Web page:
Do you read “First Day Jitters” by Julie Danneberg?
It’s one of my all-time favorite back-to-school books; my students love the surprise ending.
With that in mind, I decided to make a storytelling “slider” craft, which will help your students practice the “sequencing & retelling a story” standards, in an interesting & fun way.
Students color the story elements on the “slider strip” then cut and glue it together. With just six, nice-sized graphics, this is easy peasy for even preschool children, making it perfect for explaining the beginning-middle & end of a story too.
As they pull on the end of the “slider-strip” the various pictures go through the “window” on the “door” of the schoolhouse, so that children can take turns retelling the story to a partner or reading buddy, then take their slider home to share with their family, once again practicing these standards.
I introduce the lesson by reading “First Day Jitters”, then share my completed "slider craft” with my students.
So that you can quickly, and easily make an example, I’ve included full-color patterns for teachers, as well as the black & white versions for students.
After I read the story, we retell the tale together, using the picture prompts on my slider.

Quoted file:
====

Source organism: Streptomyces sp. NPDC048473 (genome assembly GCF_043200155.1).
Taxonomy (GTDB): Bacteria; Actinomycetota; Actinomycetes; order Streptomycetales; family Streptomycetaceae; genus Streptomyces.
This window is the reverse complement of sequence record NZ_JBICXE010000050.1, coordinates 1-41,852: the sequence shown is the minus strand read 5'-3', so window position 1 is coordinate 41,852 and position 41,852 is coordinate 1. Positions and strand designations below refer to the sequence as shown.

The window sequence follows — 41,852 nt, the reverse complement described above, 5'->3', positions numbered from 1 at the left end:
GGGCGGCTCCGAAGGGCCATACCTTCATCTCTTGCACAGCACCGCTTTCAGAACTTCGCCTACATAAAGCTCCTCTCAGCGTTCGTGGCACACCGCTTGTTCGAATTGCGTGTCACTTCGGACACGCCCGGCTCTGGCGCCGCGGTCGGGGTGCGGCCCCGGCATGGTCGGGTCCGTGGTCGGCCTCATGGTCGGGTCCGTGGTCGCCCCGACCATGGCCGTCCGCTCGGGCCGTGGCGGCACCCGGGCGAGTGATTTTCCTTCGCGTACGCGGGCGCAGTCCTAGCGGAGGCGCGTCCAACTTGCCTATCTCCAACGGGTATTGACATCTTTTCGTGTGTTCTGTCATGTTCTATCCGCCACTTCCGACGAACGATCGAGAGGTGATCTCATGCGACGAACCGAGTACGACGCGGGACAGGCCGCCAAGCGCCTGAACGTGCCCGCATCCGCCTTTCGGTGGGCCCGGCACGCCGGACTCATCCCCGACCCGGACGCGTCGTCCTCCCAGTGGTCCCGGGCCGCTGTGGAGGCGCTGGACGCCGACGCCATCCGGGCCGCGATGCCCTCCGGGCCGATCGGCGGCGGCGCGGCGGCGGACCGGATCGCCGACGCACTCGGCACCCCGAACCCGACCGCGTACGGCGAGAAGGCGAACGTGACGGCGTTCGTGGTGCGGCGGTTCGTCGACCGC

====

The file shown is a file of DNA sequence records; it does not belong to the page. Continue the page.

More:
Children guess which story element they think comes next, before I pull the picture through the “window”.
My students now know what’s expected of them, and are very excited to transition to making a storytelling slider of their own.
Storytelling sliders are also an easy & interesting way to assess comprehension.
I’ve included a “Let’s “sequence the story” activity for this, where students color and trim the picture “windows” then glue them in the correct order on their worksheet.
There’s also a larger, full-color option so you can do this as a simple & fun whole-group activity with little ones. Remember to grab that teachable moment to practice ordinal numbers as well.
For writing practice, I’ve included a “Here’s What Happened…” writing prompt worksheet, as another way to check comprehension, plus practice sequential writing.
Use the matching, colorful template to do this as a whole group activity, with younger students.
I’m Diane from Teach With Me, wishing you a fun-filled time as you “slide” through your first few weeks of school.
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